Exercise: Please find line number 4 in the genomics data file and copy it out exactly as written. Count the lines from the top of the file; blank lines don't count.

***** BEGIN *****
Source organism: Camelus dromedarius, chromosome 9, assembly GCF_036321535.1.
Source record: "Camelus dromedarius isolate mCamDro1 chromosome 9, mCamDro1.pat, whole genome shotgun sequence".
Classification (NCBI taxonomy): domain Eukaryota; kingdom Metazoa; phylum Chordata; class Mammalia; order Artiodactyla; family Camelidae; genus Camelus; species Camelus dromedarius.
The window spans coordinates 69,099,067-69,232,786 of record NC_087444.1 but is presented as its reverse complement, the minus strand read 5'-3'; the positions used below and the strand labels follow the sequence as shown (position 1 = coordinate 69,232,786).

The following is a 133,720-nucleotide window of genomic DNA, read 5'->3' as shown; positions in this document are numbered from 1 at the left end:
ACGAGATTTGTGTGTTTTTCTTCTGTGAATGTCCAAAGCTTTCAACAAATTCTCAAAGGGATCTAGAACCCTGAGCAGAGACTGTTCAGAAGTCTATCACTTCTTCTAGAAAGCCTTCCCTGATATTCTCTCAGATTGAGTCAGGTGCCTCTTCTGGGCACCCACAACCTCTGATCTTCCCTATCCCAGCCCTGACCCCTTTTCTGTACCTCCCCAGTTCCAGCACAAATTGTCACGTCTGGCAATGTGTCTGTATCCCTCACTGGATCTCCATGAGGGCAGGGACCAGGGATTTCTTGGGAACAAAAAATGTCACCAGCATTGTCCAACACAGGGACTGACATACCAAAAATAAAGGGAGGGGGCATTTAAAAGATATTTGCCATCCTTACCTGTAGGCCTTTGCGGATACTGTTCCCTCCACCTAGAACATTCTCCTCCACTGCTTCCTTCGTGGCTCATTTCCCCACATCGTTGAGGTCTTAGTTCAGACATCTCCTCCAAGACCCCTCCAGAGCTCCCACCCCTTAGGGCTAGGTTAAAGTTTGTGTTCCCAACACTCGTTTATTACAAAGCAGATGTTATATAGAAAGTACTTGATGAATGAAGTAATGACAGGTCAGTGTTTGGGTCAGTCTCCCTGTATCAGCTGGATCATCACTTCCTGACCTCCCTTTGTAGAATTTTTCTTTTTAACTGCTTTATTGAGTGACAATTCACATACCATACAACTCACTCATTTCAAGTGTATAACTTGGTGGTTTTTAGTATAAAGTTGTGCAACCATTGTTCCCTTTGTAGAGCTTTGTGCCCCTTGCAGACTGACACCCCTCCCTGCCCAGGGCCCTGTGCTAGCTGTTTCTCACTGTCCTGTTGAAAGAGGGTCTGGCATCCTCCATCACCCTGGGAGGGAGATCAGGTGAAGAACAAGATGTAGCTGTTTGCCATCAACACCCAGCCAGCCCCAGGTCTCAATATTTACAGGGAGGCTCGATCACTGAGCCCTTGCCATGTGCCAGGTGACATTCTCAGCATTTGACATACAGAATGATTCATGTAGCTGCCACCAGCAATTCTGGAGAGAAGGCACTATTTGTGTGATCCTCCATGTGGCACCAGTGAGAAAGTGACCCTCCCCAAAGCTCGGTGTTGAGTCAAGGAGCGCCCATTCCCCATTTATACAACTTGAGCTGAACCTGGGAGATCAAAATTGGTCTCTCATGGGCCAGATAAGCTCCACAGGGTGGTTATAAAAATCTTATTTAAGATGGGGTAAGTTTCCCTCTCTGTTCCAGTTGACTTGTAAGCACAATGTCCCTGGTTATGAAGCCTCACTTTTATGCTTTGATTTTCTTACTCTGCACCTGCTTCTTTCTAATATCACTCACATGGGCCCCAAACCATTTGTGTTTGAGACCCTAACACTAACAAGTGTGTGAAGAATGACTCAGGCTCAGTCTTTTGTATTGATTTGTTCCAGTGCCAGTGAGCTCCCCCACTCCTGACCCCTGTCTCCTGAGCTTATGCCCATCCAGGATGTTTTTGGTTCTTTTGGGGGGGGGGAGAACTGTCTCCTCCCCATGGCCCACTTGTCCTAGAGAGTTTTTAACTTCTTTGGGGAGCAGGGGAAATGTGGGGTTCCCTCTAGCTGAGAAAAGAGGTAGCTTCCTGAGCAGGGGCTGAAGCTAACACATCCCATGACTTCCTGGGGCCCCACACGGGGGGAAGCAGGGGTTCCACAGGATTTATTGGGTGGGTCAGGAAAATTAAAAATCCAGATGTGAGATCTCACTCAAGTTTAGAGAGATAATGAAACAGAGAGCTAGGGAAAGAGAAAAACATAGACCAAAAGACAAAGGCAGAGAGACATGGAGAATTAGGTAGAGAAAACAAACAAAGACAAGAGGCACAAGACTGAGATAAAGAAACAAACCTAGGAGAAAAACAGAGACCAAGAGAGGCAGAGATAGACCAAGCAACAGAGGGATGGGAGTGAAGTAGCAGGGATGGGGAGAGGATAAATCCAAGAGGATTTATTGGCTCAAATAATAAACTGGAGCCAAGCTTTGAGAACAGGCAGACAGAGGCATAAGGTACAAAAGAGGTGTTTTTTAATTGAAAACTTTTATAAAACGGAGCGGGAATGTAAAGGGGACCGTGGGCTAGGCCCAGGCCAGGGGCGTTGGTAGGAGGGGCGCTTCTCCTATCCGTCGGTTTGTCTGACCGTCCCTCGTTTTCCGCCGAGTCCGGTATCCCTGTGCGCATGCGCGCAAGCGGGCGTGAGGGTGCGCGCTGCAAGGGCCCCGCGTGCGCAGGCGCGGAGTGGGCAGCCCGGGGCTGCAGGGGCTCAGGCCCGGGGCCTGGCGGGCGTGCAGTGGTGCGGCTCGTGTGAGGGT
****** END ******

The window spans coordinates 69,099,067-69,232,786 of record NC_087444.1 but is presented as its reverse complement, the minus strand read 5'-3'; the positions used below and the strand labels follow the sequence as shown (position 1 = coordinate 69,232,786).